IMS Research put out a study estimating that some 420 million smartphones will be sold worldwide in the 2011 calendar year, or 28 percent of all handsets sold. The survey portrays Apple as making huge gains in the space, buoyed on the sales of 18.65 million and 20.34 million iPhones in their last two quarters – enough to garner a 19 percent share of the global smartphone market. Combined with Nokia’s slumping sales, Apple emerged as the world’s leading smartphone maker.
It remains to be seen whether Samsung, which is due to report its earnings Friday, will beat Apple’s smartphone sales (some say it will). IMS noted the fact that the company grew their share of global smartphone market from three percent in the first quarter of 2010 to 13 percent in the first quarter of this year. Samsung, as you know, sells phones powered by Google’s and Microsoft’s software in addition to their own operating system for feature phones, Bada. IMS’s Analyst Josh Builta says this of LG:
LG, despite being the third largest OEM in the world, has offered a fairly limited smartphone portfolio in recent years, a factor that resulted in the company reaching less than a three percent share of the total smartphone market in 2010.
However, Nokia’s fall surprised even the most seasoned watchers and is unheard of in this industry. Nokia, the Finnish phone giant, lost 16 percentage points of its smartphone market share, going from a 40 percent share last year to 24 percent in the first quarter of 2010. They shipped 16.74 million smartphones in the June quarter – a 34 percent annual decline – versus Apple’s 20.34 million units – a 134 percent annual increase. Nokia also killed Symbian and is only shipping the well-received but short-lived MeeGo-powered N9 to select markets. Here’s how the analyst described Nokia’s problem:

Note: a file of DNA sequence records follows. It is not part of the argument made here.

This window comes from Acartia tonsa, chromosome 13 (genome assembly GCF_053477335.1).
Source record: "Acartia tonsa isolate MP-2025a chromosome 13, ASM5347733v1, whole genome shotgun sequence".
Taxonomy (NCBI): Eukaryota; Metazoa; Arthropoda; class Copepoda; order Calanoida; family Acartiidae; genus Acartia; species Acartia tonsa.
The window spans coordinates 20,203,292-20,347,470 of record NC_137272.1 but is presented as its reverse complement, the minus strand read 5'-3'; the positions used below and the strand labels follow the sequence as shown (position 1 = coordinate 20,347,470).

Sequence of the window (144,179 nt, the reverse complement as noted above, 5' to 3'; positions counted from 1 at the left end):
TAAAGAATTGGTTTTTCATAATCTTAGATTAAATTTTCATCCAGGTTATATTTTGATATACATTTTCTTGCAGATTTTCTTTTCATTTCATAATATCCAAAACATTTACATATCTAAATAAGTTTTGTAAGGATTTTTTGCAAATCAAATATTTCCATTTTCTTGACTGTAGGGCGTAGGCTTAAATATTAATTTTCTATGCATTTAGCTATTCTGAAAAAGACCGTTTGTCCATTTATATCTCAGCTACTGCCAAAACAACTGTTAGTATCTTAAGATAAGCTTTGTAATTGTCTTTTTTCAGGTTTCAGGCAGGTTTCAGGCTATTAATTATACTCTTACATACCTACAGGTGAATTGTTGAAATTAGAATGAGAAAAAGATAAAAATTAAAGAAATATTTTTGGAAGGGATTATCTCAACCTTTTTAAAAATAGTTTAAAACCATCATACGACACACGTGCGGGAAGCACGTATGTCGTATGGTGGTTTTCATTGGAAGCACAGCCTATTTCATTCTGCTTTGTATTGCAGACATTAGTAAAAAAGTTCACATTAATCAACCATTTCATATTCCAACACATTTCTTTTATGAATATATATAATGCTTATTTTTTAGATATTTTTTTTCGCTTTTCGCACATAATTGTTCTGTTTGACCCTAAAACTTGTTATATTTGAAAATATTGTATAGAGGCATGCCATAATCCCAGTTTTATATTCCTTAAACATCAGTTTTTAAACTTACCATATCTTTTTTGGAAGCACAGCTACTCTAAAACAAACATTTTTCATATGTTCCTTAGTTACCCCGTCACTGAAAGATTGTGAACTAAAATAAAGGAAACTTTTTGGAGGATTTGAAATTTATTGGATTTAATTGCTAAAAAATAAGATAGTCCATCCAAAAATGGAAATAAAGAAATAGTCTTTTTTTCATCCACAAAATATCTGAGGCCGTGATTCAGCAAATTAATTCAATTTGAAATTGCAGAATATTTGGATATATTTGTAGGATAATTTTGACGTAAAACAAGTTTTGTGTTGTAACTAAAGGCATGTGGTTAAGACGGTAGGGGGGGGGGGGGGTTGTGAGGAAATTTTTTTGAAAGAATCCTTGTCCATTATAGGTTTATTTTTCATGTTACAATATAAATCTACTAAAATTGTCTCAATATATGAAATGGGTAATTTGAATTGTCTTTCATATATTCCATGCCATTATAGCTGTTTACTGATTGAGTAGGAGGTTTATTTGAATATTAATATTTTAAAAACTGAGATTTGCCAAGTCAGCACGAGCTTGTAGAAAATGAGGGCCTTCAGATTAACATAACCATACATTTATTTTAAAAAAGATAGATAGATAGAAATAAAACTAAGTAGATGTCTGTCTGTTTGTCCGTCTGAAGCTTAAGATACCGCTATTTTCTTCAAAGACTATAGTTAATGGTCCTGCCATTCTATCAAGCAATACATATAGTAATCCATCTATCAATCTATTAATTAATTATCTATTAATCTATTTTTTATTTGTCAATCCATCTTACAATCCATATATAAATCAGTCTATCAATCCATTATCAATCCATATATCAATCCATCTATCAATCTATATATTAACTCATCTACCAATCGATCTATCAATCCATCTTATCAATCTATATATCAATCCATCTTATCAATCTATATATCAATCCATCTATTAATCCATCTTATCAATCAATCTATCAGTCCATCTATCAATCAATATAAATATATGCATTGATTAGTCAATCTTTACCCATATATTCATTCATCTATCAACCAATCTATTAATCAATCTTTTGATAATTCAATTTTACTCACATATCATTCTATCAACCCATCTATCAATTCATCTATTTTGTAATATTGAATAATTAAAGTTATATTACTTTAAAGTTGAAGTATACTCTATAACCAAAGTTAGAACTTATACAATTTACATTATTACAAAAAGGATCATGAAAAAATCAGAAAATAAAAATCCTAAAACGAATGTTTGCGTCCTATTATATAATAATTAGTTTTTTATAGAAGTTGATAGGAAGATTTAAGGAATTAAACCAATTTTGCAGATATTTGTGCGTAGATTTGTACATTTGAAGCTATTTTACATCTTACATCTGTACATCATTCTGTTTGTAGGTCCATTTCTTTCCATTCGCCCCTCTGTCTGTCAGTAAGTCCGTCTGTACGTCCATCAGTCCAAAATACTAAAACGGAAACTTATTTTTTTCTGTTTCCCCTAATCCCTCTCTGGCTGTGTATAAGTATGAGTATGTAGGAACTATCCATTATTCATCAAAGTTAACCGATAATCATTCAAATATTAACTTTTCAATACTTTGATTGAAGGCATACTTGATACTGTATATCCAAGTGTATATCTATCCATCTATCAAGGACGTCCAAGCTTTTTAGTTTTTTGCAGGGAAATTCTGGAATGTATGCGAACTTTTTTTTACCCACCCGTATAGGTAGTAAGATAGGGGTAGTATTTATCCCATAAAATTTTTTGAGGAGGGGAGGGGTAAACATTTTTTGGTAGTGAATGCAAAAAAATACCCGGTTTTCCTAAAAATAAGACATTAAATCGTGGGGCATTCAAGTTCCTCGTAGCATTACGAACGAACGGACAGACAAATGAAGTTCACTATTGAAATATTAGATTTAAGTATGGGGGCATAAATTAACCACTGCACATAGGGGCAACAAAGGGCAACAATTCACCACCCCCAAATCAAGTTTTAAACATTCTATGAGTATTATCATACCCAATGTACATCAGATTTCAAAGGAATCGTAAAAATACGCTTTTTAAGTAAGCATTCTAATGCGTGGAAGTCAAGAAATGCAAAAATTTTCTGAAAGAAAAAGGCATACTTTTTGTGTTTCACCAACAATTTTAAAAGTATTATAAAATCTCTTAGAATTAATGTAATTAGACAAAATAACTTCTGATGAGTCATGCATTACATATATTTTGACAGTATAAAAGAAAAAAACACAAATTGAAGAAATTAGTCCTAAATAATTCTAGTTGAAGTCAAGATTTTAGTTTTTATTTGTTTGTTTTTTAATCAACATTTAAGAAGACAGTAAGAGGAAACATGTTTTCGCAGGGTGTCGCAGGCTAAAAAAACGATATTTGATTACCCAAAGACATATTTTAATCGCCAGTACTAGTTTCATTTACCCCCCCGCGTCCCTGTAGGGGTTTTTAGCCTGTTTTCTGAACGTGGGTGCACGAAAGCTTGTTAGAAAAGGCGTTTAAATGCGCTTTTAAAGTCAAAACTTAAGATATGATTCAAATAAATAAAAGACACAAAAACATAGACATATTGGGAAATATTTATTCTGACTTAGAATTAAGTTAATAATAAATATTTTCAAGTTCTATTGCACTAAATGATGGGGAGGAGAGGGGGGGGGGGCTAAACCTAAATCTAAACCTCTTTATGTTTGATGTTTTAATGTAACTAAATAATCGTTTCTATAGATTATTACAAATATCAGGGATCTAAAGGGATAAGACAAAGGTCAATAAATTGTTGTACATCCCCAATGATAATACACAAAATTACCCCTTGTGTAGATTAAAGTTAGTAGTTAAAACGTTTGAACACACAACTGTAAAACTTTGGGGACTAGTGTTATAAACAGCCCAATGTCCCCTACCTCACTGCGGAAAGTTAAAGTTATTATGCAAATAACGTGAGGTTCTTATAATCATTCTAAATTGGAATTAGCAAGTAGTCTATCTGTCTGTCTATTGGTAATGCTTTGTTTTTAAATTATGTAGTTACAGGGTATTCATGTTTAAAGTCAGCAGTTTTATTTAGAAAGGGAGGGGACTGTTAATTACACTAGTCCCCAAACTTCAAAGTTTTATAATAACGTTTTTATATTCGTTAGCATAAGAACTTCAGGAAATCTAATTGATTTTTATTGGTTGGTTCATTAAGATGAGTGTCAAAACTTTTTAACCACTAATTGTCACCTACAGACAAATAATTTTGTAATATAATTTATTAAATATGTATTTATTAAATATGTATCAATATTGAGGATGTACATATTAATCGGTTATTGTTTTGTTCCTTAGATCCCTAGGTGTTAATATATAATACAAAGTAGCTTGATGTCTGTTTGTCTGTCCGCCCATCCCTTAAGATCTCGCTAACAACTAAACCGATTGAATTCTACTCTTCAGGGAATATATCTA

Clearly one of the key dynamics of the mobile handset competitive environment in recent years has been the inability of many traditional market leaders to recognize and adjust to the growing smartphone tier. The reasons for these failures vary and include everything from poorly designed and manufactured devices, unsatisfactory user interfaces, and portfolios that don’t offer products with a differentiating feature. These lapses have created opportunities for newer entrants to the market, which they have aggressively pursued.
Research In Motion fell from 20 percent to 15 percent in the same period, mind you. IMS sees one billion smartphones by 2016 as average selling prices drop and vendors release more inexpensive handsets. Smartphones then will account for one of every two mobile handsets sold, the research firm concludes.